I’ve had people call my husband my, “White Master” and I’ve been called and Uncle Tom. My husband is not my master, nor is he some weak simp who I boss around all day. Our home is run with a sense of love, equality, and a family first attitude. We don’t believe in yelling at each other, being domineering, or being cruel to one another. That’s just not how we are. And I’m not with him to prove anything. I’m with him because I love him and he loves me. After someone has held your hair while you puke repeatedly from food poisoning, you’ve fought daily for bathroom time, and you’ve held your tongue and just cleaned his whiskers out of the sink instead of making a fuss about him not cleaning up his shavings, life being with a White Man is no different than any other type of man. My husband has faults, shortcomings, and demons to wrestle with just like any other person. I just choose to love him regardless of that. 

If you find yourself thinking that all Black Men are terrible, I think it’s time that you check your choices in men. Black men are fucking awesome.”

My Father and Nephews walking me
 down the aisle.

I set out to write this article not to convince people to date outside of their race. I wrote this article to tell people it’s okay if you find yourself loving someone who looks different than you do. And if you are with someone, be with them because of the fact you love them, not what they look like. I wrote this to tell the world that every Black Woman who dates outside of their race is not here to degrade and disrespect Black Men. I’m so sick of these self-hating black women that date interracially for superficial reasons speaking out for the rest of us who have actual families with men outside of our race. Race is a social construction. There is no scientific way to categorize race. It does not actually exist. Cultural differences will always be there, and that can happen even among couples of the same “race”. And we as interracially dating black women cannot degrade Black Men in order to justify loving a man outside of our race. Black men have always been the rock of the Black community, and we need to respect their greatness, because we have sprung from their greatness. My life is filled with countless Black Men that I love and adore. Ones that I admire and strive to be like. I also admire and love my husband, who is White.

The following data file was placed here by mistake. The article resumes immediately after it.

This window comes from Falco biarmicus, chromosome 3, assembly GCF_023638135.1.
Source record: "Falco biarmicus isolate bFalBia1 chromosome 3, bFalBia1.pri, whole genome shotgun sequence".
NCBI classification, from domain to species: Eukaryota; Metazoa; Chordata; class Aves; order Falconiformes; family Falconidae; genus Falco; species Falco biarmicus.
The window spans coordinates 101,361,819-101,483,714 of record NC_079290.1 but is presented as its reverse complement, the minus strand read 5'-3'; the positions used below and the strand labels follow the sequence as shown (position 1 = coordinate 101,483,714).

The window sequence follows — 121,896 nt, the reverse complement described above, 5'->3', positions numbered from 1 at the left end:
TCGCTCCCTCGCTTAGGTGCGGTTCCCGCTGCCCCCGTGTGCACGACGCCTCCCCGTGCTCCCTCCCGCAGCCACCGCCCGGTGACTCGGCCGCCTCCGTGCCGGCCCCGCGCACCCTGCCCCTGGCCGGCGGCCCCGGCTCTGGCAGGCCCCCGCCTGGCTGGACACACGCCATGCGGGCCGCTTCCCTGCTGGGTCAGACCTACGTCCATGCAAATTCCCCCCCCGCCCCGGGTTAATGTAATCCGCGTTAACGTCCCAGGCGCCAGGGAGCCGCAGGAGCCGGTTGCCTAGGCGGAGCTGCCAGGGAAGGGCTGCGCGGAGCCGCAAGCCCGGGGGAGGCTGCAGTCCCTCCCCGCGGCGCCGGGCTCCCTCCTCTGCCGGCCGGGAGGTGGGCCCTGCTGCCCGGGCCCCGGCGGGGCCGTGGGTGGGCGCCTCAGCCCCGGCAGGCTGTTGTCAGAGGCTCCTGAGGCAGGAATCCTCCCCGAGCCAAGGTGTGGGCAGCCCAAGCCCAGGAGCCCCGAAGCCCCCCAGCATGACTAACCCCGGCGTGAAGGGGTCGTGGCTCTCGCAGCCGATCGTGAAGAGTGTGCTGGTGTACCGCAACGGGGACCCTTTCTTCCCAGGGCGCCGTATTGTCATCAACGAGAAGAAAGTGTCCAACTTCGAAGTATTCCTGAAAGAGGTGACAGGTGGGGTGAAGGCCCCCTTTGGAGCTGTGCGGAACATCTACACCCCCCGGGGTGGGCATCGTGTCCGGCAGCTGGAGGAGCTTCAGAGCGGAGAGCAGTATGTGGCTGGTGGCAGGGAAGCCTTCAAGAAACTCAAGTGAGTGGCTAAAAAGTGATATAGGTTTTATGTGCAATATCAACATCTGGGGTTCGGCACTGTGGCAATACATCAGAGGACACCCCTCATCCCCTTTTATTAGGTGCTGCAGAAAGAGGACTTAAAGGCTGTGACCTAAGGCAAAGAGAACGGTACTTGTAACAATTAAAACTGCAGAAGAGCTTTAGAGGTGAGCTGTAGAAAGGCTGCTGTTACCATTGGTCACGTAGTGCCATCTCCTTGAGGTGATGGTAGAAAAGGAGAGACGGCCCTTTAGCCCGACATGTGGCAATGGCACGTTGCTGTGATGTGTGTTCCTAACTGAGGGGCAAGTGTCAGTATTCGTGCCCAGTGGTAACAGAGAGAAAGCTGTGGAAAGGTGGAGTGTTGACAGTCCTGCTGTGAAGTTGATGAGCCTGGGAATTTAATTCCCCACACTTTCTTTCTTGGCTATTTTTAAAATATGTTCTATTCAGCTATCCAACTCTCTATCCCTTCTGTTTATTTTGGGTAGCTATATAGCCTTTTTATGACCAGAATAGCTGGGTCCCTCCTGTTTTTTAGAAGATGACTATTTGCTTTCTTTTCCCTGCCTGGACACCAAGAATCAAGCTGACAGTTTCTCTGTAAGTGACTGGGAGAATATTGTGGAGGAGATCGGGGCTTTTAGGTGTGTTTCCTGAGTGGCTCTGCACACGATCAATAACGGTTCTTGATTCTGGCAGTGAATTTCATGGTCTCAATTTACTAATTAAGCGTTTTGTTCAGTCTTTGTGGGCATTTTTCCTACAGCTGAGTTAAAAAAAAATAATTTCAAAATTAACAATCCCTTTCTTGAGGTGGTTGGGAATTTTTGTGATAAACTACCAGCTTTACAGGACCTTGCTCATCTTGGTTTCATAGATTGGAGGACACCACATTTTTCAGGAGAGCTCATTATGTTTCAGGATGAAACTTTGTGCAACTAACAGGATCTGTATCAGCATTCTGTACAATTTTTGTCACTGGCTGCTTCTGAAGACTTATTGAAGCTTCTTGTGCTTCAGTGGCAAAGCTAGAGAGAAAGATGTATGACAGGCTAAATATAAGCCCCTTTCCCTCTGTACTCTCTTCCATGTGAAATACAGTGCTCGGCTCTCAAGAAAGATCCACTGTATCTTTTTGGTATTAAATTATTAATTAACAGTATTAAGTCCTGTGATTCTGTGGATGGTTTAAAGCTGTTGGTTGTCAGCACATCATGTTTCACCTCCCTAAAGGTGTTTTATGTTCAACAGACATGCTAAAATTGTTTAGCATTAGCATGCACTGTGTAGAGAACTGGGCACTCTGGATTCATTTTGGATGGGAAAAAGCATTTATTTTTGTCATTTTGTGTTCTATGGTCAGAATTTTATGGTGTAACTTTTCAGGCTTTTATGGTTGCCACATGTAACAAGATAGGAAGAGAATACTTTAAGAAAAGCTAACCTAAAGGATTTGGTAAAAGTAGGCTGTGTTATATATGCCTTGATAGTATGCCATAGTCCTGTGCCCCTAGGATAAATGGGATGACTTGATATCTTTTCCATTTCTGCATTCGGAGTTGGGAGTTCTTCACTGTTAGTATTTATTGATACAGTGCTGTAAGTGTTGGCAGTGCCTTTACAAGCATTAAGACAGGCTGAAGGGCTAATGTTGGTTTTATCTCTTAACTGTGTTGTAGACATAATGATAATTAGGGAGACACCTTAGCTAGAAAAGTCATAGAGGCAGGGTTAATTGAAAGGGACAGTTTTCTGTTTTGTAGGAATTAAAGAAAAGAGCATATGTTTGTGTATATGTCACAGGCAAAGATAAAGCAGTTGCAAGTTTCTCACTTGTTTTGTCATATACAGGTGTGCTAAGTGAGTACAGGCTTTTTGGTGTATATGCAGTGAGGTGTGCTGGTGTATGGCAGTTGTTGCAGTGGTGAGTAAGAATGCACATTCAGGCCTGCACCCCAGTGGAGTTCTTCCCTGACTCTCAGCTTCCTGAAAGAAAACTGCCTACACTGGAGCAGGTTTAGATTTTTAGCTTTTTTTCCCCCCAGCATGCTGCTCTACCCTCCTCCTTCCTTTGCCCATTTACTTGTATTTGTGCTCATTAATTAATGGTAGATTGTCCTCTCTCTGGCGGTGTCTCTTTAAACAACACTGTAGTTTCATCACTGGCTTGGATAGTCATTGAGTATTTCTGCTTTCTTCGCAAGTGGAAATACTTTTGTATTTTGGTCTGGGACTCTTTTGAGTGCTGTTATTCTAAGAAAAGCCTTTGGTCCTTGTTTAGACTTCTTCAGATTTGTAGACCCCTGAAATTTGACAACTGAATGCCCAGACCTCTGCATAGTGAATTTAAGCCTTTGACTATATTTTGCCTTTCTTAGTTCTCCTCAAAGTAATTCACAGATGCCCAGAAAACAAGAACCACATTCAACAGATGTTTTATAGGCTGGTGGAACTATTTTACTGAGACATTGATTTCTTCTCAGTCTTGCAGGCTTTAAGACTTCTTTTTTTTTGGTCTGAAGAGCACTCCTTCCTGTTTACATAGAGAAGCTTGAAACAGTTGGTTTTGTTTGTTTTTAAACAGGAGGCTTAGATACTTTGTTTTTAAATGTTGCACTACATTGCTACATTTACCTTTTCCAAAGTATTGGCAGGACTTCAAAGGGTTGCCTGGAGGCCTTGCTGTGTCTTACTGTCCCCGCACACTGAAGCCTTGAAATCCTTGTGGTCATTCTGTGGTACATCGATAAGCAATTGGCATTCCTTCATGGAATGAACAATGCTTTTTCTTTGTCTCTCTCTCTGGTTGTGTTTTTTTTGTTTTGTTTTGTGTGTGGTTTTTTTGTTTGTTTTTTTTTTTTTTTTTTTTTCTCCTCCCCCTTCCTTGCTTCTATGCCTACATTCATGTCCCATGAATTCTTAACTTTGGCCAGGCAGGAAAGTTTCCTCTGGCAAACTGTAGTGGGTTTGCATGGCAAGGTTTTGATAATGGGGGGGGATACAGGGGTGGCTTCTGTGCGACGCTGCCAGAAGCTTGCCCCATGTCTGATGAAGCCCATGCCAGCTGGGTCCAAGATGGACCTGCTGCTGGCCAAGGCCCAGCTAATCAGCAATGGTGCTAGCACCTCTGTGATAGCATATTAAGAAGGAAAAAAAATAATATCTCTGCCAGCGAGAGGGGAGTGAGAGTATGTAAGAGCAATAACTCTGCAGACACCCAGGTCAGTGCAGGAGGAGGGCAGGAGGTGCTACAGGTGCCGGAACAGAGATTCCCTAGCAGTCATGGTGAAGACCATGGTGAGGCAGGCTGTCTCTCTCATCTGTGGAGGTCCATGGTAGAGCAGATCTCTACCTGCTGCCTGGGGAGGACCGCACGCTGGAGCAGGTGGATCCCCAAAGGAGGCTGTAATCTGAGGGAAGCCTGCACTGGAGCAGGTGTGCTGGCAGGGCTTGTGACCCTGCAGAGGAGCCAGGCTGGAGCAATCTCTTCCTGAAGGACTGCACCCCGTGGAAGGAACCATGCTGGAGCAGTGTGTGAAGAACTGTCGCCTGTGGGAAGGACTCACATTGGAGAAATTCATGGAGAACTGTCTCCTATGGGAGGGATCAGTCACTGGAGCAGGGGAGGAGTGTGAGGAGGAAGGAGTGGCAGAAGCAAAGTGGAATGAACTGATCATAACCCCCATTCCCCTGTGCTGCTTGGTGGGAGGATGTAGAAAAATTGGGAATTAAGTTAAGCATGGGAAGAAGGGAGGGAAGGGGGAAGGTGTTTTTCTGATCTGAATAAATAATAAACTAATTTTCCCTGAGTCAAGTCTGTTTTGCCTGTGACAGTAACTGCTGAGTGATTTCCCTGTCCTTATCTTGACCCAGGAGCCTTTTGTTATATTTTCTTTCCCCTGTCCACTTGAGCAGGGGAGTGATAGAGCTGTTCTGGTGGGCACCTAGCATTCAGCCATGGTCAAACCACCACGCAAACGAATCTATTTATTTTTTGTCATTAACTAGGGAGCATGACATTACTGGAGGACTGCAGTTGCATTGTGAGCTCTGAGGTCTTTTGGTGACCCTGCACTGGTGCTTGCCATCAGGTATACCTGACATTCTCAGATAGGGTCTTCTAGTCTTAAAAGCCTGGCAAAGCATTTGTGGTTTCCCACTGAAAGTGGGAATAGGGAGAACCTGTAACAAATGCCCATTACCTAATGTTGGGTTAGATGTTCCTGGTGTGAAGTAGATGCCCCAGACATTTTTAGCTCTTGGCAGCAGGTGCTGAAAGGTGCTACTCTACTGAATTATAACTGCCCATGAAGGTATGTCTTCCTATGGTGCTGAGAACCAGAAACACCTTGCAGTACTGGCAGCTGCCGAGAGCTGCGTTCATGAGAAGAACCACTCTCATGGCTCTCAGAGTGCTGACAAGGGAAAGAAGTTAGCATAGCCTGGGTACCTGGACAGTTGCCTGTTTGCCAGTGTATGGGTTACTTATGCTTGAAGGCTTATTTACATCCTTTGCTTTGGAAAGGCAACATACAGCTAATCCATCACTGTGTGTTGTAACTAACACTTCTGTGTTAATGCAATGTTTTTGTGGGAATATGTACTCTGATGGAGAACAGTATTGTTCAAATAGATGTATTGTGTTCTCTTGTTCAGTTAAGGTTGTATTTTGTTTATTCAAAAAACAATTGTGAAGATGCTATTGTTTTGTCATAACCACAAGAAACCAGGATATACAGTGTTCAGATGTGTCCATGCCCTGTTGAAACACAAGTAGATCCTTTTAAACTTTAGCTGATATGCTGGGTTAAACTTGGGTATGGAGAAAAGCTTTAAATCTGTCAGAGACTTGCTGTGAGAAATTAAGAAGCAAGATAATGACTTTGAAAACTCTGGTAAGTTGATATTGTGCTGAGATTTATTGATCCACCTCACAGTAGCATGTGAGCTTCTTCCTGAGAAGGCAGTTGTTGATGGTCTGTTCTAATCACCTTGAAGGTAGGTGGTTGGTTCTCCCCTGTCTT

How do we make it work when we are so very different? Well, we do it through understanding. My husband acknowledges that this world is built upon the idea of White Supremacy and he also understands the privileges that being a thin, White, male comes with. He doesn’t try to tell me what my story is; and he also doesn’t try to act like I am not discriminated against as a Black Woman in a way he might never understand. We make it work because we are honest about the ways of the world and we know there is nothing we can do to change the world–other than love each other despite of the poisoning of the well with Racism. He accepts my experiences and I accept his. I hate the whole, “Love sees no color” bullshit. I see my man’s color and he sees mine, and we don’t care. To say you don’t see my blackness is to erase a big part of who I am. I am Black. You can see it. You can acknowledge it. Just don’t judge me by that alone.

When people compare my husband to a Slave Master and me to a Slave, or “House Negro”, it disrespects our family. Our family consists of both of our families, our extended family, our friends, and our two cute little dogs. We are an actual family. We are not playing house, nor are we playing Slave and Slave Master. We are a family, spiritually and legally. And when people imply that the 5 years we have known each other and have built our family is just a superficial hoax, it belittles what we’ve fought so hard to accomplish.


White men will not necessarily treat you better than a Black man. They don’t all have 
money to take care of you. In fact, mine was unemployed for the first year of our relationship. They will not inherently be better than a Black Man. None of this is true. The differences are quite subtle in your day to day lives. If you find yourself thinking that all Black Men are terrible, I think it’s time that you check your choices in men. Black men are fucking awesome. My dad is a Black man. One whom I love dearly. He taught me everything I know, and I will forever hold him in the highest regard. And the man that I fell in love with reminded me of my father. He loves me the way my father loves my mother, unconditionally. 

My Husband and I practicing the African-American Tradition of”Jumping the Broom” at our Wedding.

The Recycled Wedding: It’s nothing new…

The Recycled Wedding: It’s Nothing New… 
~Tips for Conscious Peacock Brides~

People have been recycling things since the beginning of time; however, since the industrial revolution, we’ve seen the growth of consumerism. That then produces waste. When things become common, we forget how much energy was put into creating them. We cast things into the trash that are 100% reusable  The fact that you want to hug Mother Earth while getting hitched is nothing new. And you shouldn’t feel bad about wanting to reuse items that were trash-bound. You can buy stuff new and use old things as well. Either way, being a conscious bride is a good thing. Don’t be ashamed of it!